Jun 17, 2014
By Jane Brown
Close to 300 U.S. armed forces are being positioned in and around Iraq to help secure American assets. U.S. President Barack Obama is said to be nearing a decision on such options as airstrikes for combating fast-moving Islamic insurgents who are gaining more ground.
Security officials say fighters with I-SIS shot down an army helicopter west of Baghdad, killing the two man crew. The al-Qaida-inspired organization I-SIS is threatening the Iraqi capital, after overunning the cities of Tal Afar, Fallujah, Mosul and Tikrit. I-SIS is trying to link the territory it controls on either side of the Iraq-Syria border.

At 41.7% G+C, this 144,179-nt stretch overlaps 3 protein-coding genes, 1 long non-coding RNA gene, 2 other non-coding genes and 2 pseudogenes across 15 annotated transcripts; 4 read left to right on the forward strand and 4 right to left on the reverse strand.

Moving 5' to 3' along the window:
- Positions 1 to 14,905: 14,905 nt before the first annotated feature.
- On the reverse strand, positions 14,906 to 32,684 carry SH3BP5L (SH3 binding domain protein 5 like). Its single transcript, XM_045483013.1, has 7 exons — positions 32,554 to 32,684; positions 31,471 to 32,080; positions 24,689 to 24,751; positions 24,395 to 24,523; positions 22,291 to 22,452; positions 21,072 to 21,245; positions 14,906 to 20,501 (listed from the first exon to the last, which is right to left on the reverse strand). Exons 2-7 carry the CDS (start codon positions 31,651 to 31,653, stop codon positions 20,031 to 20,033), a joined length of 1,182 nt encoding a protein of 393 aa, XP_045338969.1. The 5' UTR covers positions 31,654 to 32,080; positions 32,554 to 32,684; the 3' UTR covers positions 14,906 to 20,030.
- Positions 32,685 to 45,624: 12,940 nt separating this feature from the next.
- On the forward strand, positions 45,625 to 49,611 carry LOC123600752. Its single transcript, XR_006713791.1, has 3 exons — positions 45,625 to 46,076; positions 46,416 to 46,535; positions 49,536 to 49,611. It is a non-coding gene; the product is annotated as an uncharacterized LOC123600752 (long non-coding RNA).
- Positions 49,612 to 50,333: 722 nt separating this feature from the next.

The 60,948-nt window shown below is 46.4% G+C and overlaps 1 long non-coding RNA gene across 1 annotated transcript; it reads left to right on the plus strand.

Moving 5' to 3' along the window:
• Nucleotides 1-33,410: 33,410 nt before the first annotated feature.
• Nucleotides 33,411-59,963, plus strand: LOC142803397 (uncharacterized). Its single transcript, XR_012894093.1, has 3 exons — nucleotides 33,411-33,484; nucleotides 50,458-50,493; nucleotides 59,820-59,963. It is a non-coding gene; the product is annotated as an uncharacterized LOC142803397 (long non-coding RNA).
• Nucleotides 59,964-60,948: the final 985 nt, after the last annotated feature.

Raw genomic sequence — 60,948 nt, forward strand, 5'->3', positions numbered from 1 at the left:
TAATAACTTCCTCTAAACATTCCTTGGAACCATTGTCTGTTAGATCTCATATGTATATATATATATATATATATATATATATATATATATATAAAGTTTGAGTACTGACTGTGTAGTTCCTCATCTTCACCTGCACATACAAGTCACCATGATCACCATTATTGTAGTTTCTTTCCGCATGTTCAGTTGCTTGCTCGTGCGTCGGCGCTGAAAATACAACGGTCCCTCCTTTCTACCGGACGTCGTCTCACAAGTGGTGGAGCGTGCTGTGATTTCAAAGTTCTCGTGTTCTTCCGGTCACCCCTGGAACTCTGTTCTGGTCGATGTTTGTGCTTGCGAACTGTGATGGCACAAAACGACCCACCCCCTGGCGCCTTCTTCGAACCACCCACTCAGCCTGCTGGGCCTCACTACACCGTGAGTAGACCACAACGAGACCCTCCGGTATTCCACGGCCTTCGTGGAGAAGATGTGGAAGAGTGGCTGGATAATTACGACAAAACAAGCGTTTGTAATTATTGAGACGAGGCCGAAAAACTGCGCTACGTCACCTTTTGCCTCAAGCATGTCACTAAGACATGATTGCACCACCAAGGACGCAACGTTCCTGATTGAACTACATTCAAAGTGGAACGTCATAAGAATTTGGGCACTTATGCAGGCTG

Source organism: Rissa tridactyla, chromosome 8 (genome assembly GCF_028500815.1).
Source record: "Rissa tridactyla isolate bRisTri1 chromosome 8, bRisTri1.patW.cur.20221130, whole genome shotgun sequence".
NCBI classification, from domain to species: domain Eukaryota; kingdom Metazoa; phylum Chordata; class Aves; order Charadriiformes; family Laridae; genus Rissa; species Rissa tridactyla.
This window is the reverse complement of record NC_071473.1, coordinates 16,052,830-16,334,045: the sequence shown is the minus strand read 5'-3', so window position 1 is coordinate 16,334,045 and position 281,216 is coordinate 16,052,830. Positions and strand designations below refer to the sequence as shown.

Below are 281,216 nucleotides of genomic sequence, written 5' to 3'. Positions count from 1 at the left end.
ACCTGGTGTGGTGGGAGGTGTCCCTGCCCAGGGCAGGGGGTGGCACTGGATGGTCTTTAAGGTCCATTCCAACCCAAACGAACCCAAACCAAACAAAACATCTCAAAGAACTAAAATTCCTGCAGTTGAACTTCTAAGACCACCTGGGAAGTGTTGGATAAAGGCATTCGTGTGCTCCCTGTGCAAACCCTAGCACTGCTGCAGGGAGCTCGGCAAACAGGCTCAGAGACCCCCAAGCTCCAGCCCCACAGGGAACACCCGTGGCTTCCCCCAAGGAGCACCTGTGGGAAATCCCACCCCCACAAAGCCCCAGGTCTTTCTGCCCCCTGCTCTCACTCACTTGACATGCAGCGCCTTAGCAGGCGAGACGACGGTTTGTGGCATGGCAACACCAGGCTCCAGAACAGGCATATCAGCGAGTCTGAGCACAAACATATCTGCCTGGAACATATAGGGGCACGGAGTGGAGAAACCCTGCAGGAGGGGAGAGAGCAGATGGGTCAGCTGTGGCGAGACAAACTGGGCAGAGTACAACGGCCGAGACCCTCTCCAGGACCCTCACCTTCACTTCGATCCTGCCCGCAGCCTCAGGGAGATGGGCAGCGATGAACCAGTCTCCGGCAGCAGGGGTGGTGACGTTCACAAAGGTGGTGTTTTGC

This conflict is making for a potentially strange partnership. U.S. Secretary of State John Kerry says the White House is willing to talk with Iran, as both nations seek ways to stop the insurgents. “Let’s see what Iran might or might not be willing to do before we start making any pronouncements,” Kerry cautioned.
The U.S. has held initial talks with Iran on how the longtime foes might co-operate to take on the militants.
For Canada’s part, Foreign Affairs Minister John Baird said this nation won’t offer military help to counter the insurgency. However, Baird said Ottawa is committed to working with the Iraqi leadership.